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Franklin Graham schools Cory Booker on faith


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Sen. Cory Booker, D-N.J. (Photo: Screenshot/C-SPAN)

Sen. Cory Booker, D-N.J. (Photo: Screenshot/C-SPAN)

Franklin Graham, CEO of the Samaritan’s Purse global Christian ministry, apparently has taken on additional responsibilities as a Christian leader during the 2020 presidential election season.

He’s schooling the candidates on the Bible.

The latest lesson was directed to Democrat Cory Booker, who complained in an interview that the idea of “thoughts and prayers” helping someone is just “bull—-.”

“Democratic presidential candidate Cory Booker obviously doesn’t know the power of prayer,” Graham wrote on Facebook.

“He said that thoughts and prayers after gun violence is BS. That couldn’t be farther from the truth. When people have lost loved ones, they need the comfort and strength that can only come from God.”

He explained: “The solution for the problem in this country is much deeper than more laws. The Bible says, ‘…out of the heart proceed evil thoughts, murders, adulteries, fornications, thefts, false witness, blasphemies …’ (Matthew 15:19). Jesus’ words are true, and only He can transform the human heart. I’m sorry that some of our politicians have turned their backs on God. I’m going to continue to pray for victims of violence and their loved ones, and I’m going to continue to urge others to pray for them when these tragedies occur. Unless our nation calls on God and turns our heart toward Him, violence of all types will only continue to escalate.”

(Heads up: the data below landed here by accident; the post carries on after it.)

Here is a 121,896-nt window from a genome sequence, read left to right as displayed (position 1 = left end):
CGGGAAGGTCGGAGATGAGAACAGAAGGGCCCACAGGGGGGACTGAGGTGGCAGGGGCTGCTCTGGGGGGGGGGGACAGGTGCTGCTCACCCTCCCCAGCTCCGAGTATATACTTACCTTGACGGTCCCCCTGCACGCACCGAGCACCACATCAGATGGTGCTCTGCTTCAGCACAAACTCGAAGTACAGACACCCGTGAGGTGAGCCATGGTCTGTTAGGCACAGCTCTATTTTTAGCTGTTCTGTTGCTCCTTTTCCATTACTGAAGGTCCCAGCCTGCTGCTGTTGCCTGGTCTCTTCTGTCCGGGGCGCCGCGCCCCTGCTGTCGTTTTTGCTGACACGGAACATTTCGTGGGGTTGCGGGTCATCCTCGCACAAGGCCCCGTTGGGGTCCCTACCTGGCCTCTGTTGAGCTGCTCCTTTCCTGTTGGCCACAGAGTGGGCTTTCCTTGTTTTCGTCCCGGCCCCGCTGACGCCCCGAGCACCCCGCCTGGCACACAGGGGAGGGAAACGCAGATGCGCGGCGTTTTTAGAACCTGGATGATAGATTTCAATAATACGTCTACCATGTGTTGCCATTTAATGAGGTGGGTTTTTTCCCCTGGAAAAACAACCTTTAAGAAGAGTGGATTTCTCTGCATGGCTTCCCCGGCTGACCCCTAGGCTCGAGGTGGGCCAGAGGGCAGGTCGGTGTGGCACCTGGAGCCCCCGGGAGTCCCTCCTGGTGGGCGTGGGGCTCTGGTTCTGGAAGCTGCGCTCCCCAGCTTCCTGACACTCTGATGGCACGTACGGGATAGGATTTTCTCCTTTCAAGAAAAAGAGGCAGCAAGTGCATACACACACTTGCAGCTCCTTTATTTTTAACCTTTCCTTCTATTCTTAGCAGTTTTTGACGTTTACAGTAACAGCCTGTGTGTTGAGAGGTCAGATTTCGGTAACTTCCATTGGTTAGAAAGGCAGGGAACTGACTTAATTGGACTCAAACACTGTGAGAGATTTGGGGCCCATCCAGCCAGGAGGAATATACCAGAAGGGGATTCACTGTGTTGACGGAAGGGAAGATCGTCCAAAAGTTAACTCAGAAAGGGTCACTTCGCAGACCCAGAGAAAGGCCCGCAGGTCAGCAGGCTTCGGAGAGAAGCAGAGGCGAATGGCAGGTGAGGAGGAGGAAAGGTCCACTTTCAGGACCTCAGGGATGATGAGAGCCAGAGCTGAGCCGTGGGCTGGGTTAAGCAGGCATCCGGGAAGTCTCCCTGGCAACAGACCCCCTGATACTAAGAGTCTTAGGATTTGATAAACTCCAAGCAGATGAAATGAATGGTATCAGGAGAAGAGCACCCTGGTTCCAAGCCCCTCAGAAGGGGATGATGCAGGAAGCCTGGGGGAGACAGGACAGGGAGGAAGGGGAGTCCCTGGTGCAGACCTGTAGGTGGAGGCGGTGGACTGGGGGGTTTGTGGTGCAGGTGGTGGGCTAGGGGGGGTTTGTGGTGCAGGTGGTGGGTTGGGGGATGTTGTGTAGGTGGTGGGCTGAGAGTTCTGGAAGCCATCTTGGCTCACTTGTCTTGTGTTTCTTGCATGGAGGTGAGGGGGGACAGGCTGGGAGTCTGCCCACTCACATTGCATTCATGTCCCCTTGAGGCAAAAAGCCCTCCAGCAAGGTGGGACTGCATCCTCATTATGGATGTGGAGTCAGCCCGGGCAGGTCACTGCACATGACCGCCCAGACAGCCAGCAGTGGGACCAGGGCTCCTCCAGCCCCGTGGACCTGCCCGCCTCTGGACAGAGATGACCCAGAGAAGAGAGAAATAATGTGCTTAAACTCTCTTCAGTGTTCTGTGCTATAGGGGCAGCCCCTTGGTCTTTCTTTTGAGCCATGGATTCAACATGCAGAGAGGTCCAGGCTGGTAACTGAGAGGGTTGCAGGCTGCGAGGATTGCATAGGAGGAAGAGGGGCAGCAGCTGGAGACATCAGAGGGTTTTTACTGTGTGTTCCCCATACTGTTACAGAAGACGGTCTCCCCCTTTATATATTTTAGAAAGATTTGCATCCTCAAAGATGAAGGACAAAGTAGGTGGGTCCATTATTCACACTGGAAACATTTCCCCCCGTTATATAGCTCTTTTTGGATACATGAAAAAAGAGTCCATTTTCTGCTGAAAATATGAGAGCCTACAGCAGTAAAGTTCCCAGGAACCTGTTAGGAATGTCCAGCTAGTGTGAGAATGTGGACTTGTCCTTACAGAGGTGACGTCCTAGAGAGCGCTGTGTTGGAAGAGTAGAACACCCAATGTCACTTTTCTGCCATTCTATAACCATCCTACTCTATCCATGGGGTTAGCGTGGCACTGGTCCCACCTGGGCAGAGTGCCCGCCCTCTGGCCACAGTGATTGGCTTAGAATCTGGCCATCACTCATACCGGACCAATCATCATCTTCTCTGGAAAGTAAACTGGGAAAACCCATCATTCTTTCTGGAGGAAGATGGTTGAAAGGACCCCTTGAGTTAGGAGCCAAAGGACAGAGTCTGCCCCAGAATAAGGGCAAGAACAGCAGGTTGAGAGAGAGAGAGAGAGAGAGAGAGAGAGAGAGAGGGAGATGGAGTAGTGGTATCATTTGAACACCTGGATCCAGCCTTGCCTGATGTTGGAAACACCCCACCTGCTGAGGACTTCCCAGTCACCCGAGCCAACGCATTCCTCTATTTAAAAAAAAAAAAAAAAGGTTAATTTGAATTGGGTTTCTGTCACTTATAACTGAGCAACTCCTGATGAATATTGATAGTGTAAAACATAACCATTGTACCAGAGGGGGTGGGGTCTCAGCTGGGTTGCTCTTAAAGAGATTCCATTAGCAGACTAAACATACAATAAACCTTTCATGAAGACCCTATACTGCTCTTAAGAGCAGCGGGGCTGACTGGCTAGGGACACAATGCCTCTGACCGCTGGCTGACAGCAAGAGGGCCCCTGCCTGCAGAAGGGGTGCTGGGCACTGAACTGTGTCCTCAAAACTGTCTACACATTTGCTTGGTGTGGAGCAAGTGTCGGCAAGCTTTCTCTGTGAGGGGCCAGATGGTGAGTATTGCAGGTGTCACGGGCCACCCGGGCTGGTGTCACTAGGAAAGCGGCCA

The Blaze described Booker’s comments as a “passionate rant about gun control where he mocked those offering ‘thoughts and prayers’ with an expletive.”

“So, when I’m president of the United States, I’m taking the fight to this issue like folks will never seen before because we’re better than this as a country. It’s a uniquely American problem, no other country have this kind of carnage,” Booker stated. “More people in my lifetime have died in this nation, uh, due to gun violence than in all the wars and revolutionary wars to now. We’re not gonna give thoughts and prayers, which to me is just b——- and I’m sorry to say that as a man of faith, but I was taught that faith without works is dead.”

Booker’s plans have included a national gun registration, which drew criticism for not ruling out confiscating guns and putting owners in jail.

Cory Booker says thoughts and prayers are "bulls***"

The Democratic Party has gone from mocking us for "clinging to guns or religion" to saying we will take your guns and your religion is "BS." Beyond offensive.

We will keep our 1st and 2nd amendment rights, thank you



Graham previously rebuked Democratic presidential hopeful and gay candidate Pete Buttigieg, the mayor of South Bend, Indiana, for his perspective on homosexuality.

Graham earlier had scolded Buttigieg for attacking Vice President Mike Pence’s faith.

Graham responded on Facebook to Buttigieg’s claim that God doesn’t favor one political party or another.